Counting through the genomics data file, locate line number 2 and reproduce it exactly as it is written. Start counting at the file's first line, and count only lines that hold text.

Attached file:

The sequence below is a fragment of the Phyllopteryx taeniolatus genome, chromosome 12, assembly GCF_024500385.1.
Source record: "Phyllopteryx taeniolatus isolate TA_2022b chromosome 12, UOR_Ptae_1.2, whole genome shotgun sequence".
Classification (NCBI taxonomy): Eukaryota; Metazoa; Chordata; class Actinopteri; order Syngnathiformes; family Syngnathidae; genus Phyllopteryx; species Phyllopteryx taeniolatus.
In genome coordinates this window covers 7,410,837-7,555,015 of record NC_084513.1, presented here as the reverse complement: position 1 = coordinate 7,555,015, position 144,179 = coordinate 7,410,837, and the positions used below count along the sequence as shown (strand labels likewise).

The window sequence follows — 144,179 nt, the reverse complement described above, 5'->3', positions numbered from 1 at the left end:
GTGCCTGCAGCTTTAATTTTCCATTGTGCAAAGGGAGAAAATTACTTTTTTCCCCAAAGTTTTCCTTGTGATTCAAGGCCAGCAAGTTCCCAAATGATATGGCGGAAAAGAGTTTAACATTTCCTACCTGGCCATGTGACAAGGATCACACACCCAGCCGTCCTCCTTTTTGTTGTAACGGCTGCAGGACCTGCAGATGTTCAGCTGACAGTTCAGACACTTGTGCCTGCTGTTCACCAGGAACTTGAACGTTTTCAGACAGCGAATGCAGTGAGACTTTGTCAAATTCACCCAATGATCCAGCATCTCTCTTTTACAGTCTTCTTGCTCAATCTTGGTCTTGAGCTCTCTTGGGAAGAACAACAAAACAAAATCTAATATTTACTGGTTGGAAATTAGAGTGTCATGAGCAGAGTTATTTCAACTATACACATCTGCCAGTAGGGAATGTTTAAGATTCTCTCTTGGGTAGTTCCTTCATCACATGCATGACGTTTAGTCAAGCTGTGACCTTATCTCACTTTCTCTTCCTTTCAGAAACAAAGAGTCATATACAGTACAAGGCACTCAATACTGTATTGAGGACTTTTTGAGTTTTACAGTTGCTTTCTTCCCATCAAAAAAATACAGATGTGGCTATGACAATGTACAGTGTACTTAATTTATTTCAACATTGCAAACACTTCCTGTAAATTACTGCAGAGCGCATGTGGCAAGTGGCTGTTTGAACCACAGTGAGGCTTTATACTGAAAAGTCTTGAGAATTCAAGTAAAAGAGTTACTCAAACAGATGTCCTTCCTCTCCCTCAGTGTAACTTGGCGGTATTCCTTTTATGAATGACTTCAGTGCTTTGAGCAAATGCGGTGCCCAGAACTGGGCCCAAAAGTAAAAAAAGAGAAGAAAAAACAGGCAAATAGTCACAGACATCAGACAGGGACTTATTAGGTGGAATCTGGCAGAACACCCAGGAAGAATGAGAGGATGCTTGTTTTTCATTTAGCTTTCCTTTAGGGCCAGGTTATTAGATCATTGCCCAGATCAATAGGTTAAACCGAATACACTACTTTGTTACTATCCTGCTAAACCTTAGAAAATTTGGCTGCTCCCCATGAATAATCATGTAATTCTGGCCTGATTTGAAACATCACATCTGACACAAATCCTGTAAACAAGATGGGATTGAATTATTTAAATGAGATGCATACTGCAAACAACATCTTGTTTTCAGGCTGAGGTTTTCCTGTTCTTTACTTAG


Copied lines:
Source record: "Phyllopteryx taeniolatus isolate TA_2022b chromosome 12, UOR_Ptae_1.2, whole genome shotgun sequence".